Firm Foundations™ – Pregnancy and Postnatal Fitness

Pregnancy and Postnatal Pelvic Floor Protection

There are many factors involved in protecting your pelvic floor, starting from knowing your own muscles and body type to sleeping enough to provide adequate rest for your whole body to function and work well. Pelvic floor muscle exercises are just one part of the puzzle, in looking after your pelvic floor before, during and after pregnancy. Here are some factors to become aware of, when developing Firm Foundations (TM) Fitness for your pelvic floor.

Disclaimer: This exercise handout is not intended to replace the advice of a health and fitness professional who can tailor your program specifically to your health and fitness needs.

1Each day counts

There are many things that compete for our time and something as small as caring for your pelvic floor can easily be forgotten. Each day matters, and a few minutes of focused attention helps to build your endurance and maintain your strength. This means learning to lift your pelvic floor, focusing and feeling the muscles when you exercise them and protecting them throughout the day, will help you reap dividends later.

2Eat well, include fibre

As well as providing the nutrients that your body needs, good fibre intake is something to consider, with advice from your support professionals regarding your specific needs. Constipation, which means straining to use your bowels, on a regular basis stretches the pelvic floor and can lead to problems such as stress incontinence (leaking urine when you cough, sneeze, laugh, lift, exercise or during sexual intercourse) or pelvic organ prolapse. Seek advice if this is something that you are experiencing.

3Having someone to listen to you

Discuss and listen

Built up concerns and issues from the day, month or year can lead to stress and tension signs in your body. Such things as holding your breath, back and neck tension or holding in your upper abdominals tightly when you are frustrated can impact upon your pelvic floor. Your pelvic floor responds to the pressure inside the abdomen which is affected by breathing, and the amount of tension in the abdominals. If these are high, your pelvic floor may be affected either by causing extra downwards pressure on them, or in some people, holding them in too tightly. Both of these can lead to pelvic floor problems so protect yourself and your pelvic floor by being listened to by a friend or partner.

4Let someone else lift and carry

When it is possible, let your partner or a friend lift and carry your baby or toddler. This will give you a break from the tasks of motherhood and let your body have a rest. This lessens the strain on your pelvic floor, giving it a break from the load of lifting. Athletes often have a rest day each week or a lighter day of training. Mothers 'should' have one too. We know this is not always possible but take up the option when it is.

5Lift your pelvic floor when you lift

Lift your pelvic floor and draw in your lower abdominals when you lift. Practice this when you do your exercises and it will become easier to do in daily tasks.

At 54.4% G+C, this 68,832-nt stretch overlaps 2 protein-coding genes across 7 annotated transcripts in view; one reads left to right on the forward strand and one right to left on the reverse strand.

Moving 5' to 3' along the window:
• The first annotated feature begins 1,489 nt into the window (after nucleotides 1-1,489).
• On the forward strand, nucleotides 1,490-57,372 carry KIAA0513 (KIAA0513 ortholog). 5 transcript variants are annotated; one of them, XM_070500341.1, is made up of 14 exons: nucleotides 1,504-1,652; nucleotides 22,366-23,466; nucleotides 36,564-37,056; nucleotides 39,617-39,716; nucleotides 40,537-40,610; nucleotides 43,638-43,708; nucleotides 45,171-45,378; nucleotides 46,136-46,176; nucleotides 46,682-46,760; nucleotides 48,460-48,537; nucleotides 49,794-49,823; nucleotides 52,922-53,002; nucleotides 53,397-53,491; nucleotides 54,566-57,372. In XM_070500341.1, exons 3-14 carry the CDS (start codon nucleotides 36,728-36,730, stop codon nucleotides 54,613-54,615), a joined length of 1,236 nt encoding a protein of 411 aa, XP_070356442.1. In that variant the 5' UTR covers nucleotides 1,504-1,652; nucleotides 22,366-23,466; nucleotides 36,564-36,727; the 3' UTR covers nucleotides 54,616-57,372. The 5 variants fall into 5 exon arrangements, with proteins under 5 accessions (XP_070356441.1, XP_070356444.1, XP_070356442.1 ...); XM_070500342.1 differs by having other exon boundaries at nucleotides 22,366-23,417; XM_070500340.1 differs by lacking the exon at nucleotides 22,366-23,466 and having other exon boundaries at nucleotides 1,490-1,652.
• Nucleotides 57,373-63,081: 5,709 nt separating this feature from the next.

6Play lying down

If you have a toddler or an older child, create times to play lying down. Lying on your side or resting on your stomach is an easy way to give your pelvic floor a break, your back a rest and to spend time with your child.

7Prepare Dinner Early

When it is possible, plan to prepare your dinner earlier in the day, when you are less tired. This will help to protect your pelvic floor from fatigue and further stretch at the end of the day. Preparing food for the freezer to have quick meals handy can also help, particularly towards the end of pregnancy and the early postnatal months.

8Sit down for a break when you can

The load of carrying a baby can be tiring at times both during and after pregnancy. When combined with the effect of pregnancy hormones and interrupted sleep, this can cause your pelvic floor also to feel fatigued at times. When you can take a break from being upright and sit down for a while. Short frequent rests between activities can help to protect your pelvic floor, when a longer rest isn't possible.

9Think low and focused

Focusing down low and on the inside helps to really connect with your pelvic floor muscles. Using different positions helps you to choose the best one for you. Focus on the feeling of the lifting up of your pelvic floor and the drawing up feeling of it lifting up inside your pelvis. Notice the holding capacity of your pelvic floor and keep breathing easily as you practice.

10Using Resting Positions

Your pelvic floor needs a rest at intervals during the day. Sleep isn't always an option, and there are always things to do that involve standing and moving around which mean that your pelvic floor is working all the time against gravity. Focus on lying down, on the couch, floor or bed when you can. Use this time to rest your body, bond with your baby or to even do some pelvic floor muscle exercises. Even 5 minutes is worth it.

11Brace when you cough or sneeze

Lift your pelvic floor when you cough

When you cough or sneeze the force downwards on your pelvic floor is more noticable, when you are pregnant and after having a baby. Lift your pelvic floor to protect it before a cough or sneeze, when possible. If this is difficult, or if leakage of urine occurs, seek the advice of a Continence and Women's Health Physiotherapist or Continence Nurse Advisor.
For more information visit or call the National Continence Helpline (Australia) on 1800 33 00 66.